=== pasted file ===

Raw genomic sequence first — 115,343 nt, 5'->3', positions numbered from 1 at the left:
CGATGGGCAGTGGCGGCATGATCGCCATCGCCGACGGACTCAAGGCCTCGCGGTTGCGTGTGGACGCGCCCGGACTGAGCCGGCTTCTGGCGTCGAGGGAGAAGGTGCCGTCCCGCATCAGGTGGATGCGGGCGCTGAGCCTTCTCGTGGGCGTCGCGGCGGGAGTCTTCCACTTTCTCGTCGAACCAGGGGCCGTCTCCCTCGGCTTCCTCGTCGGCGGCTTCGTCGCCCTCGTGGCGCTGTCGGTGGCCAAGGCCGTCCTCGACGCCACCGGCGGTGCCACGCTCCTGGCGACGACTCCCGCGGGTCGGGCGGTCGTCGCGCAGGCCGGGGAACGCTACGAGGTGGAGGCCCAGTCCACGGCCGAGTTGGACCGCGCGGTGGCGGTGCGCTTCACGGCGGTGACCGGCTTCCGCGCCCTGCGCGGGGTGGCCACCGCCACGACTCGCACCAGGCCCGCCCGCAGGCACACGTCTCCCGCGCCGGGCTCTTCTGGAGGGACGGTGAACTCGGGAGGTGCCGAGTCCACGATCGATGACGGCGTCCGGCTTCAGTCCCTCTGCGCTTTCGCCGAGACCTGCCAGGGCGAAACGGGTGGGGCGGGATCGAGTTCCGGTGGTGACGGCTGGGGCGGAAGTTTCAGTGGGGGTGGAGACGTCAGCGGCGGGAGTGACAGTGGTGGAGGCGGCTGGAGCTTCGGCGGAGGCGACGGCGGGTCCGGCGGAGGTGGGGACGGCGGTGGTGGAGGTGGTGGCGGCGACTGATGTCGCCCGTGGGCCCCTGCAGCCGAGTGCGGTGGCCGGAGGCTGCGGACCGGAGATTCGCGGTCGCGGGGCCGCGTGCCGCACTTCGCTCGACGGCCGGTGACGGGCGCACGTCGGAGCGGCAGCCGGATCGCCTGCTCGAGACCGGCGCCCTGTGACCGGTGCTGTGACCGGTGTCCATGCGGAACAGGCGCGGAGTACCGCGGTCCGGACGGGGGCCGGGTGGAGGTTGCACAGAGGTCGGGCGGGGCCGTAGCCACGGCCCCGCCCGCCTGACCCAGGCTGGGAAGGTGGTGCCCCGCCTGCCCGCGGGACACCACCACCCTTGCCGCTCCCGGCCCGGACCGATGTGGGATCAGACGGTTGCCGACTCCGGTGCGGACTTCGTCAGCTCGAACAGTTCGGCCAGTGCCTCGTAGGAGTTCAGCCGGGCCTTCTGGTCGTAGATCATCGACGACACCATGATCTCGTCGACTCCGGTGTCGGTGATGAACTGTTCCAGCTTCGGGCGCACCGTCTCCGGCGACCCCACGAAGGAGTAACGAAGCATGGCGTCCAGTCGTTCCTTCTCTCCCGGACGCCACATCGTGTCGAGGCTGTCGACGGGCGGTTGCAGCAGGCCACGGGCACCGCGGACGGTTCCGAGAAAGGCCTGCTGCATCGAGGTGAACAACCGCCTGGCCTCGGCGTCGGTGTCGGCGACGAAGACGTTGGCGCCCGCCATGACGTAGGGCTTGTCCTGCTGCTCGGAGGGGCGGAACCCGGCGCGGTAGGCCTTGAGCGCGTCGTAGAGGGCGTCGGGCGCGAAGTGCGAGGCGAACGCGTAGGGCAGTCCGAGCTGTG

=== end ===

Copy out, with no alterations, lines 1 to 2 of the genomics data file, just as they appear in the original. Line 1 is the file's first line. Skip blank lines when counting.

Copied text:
Raw genomic sequence first — 115,343 nt, 5'->3', positions numbered from 1 at the left:
CGATGGGCAGTGGCGGCATGATCGCCATCGCCGACGGACTCAAGGCCTCGCGGTTGCGTGTGGACGCGCCCGGACTGAGCCGGCTTCTGGCGTCGAGGGAGAAGGTGCCGTCCCGCATCAGGTGGATGCGGGCGCTGAGCCTTCTCGTGGGCGTCGCGGCGGGAGTCTTCCACTTTCTCGTCGAACCAGGGGCCGTCTCCCTCGGCTTCCTCGTCGGCGGCTTCGTCGCCCTCGTGGCGCTGTCGGTGGCCAAGGCCGTCCTCGACGCCACCGGCGGTGCCACGCTCCTGGCGACGACTCCCGCGGGTCGGGCGGTCGTCGCGCAGGCCGGGGAACGCTACGAGGTGGAGGCCCAGTCCACGGCCGAGTTGGACCGCGCGGTGGCGGTGCGCTTCACGGCGGTGACCGGCTTCCGCGCCCTGCGCGGGGTGGCCACCGCCACGACTCGCACCAGGCCCGCCCGCAGGCACACGTCTCCCGCGCCGGGCTCTTCTGGAGGGACGGTGAACTCGGGAGGTGCCGAGTCCACGATCGATGACGGCGTCCGGCTTCAGTCCCTCTGCGCTTTCGCCGAGACCTGCCAGGGCGAAACGGGTGGGGCGGGATCGAGTTCCGGTGGTGACGGCTGGGGCGGAAGTTTCAGTGGGGGTGGAGACGTCAGCGGCGGGAGTGACAGTGGTGGAGGCGGCTGGAGCTTCGGCGGAGGCGACGGCGGGTCCGGCGGAGGTGGGGACGGCGGTGGTGGAGGTGGTGGCGGCGACTGATGTCGCCCGTGGGCCCCTGCAGCCGAGTGCGGTGGCCGGAGGCTGCGGACCGGAGATTCGCGGTCGCGGGGCCGCGTGCCGCACTTCGCTCGACGGCCGGTGACGGGCGCACGTCGGAGCGGCAGCCGGATCGCCTGCTCGAGACCGGCGCCCTGTGACCGGTGCTGTGACCGGTGTCCATGCGGAACAGGCGCGGAGTACCGCGGTCCGGACGGGGGCCGGGTGGAGGTTGCACAGAGGTCGGGCGGGGCCGTAGCCACGGCCCCGCCCGCCTGACCCAGGCTGGGAAGGTGGTGCCCCGCCTGCCCGCGGGACACCACCACCCTTGCCGCTCCCGGCCCGGACCGATGTGGGATCAGACGGTTGCCGACTCCGGTGCGGACTTCGTCAGCTCGAACAGTTCGGCCAGTGCCTCGTAGGAGTTCAGCCGGGCCTTCTGGTCGTAGATCATCGACGACACCATGATCTCGTCGACTCCGGTGTCGGTGATGAACTGTTCCAGCTTCGGGCGCACCGTCTCCGGCGACCCCACGAAGGAGTAACGAAGCATGGCGTCCAGTCGTTCCTTCTCTCCCGGACGCCACATCGTGTCGAGGCTGTCGACGGGCGGTTGCAGCAGGCCACGGGCACCGCGGACGGTTCCGAGAAAGGCCTGCTGCATCGAGGTGAACAACCGCCTGGCCTCGGCGTCGGTGTCGGCGACGAAGACGTTGGCGCCCGCCATGACGTAGGGCTTGTCCTGCTGCTCGGAGGGGCGGAACCCGGCGCGGTAGGCCTTGAGCGCGTCGTAGAGGGCGTCGGGCGCGAAGTGCGAGGCGAACGCGTAGGGCAGTCCGAGCTGTG